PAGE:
This gives the stand up paddle boarder access to areas where most don’t even know exist or, if they do, a different perspective on the area they thought they knew. More importantly being on the water gives the paddle boarder space, a degree of quietness and distance from the bustling city streets. Just one hour spent out on the river is enough to aid mental clarity, de-stress from the rigmaroles of every day life and to achieve a low-impact full body workout giving a feeling of overall happiness and calmness from within whether that is paddling solo or as part of a group.

Saturday had finally arrived; with the long working week at an end I find myself standing on the bank of the River Thames at Putney. It is a bright spring-like morning with the sunlight not quite powerful enough to remove the chill from the air: my breath still visible and my hands cold to touch. I shiver a little as I remove the paddle board from its bag, rolling it out and begin hand-pumping it with air knowing that once the board is fully inflated I will be suitably warmed through. Within 20-minutes I’m on the water paddling towards the centre of the river with the familiar soundtrack of traffic passing over the nearby Putney Bridge slowly fading away and being replaced by the softer tones of the paddle entering and travelling through the water: rhythmic in style and hypnotic in nature. Even this early on I could feel a calmness sweeping over my entire body.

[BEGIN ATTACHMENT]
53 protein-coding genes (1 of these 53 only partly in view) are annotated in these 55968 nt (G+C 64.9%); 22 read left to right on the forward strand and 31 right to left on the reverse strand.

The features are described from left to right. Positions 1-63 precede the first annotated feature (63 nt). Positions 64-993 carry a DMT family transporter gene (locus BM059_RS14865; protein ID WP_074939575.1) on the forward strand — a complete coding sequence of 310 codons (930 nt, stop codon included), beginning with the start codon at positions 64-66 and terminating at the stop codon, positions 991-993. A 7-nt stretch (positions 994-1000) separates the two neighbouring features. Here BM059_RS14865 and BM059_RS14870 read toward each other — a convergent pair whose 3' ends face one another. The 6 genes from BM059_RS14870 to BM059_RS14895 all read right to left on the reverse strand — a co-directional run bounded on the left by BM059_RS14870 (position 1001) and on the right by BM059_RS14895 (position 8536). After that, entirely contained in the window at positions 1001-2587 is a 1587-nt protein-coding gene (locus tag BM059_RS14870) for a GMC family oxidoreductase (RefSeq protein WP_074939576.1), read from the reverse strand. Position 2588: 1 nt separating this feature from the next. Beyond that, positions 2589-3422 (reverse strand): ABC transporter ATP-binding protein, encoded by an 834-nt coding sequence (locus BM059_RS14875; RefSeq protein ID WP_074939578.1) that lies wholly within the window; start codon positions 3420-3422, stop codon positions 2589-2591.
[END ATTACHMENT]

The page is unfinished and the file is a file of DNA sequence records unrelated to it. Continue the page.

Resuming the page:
I slowly get into the paddling routine: stretch forward, paddle in, pull back and repeat, looking straight ahead with my brain devoid of any chatter. As time progresses I become aware of other sounds around me including birds chirping and the water hitting the surrounding banks. Paddling upstream I pass many river islands and can sometimes be lucky enough to see the odd heron standing tall on their spindly legs or a seal popping its head above the waterline. In the shallower waters it is not unusual to see ducks, geese and swans along with their young in tow. Periodically, a tourist boat passes with the passengers smiling and laughing enjoying a unique view of the city: they point, wave and - if close by - try and strike up a conversation. The feeling of being not only noticed but also actually engaged with feels incredible.

From the river the city takes on a completely different look: green, peaceful and wild. The width of the river means that space is no longer a premium and even though it is shared with competitive rowing teams and tourist boats it feels incredibly spacious: a feeling not generally associated with a metropolis particularly a mega-city such as London. The pace is slow, the air feels cleaner and the water smells fresh even though the sediment gives it a brown appearance. It isn’t unusual to spend longer out on the water then originally planned – two hours can feel like 30-minutes. The SUP really helps to reset the stress levels and to get you in touch with what is really important: feeling happy and relaxed.

Monday morning arrives far too quickly and the busy life starts again. However, by finding that space, peace and tranquillity on the river - even just for an hour - can help you mentally cope with the stresses and rigmaroles of every day life.  In cities where green spaces are disappearing and being replaced by buildings and roads then head for the rivers – you will most probably find it there.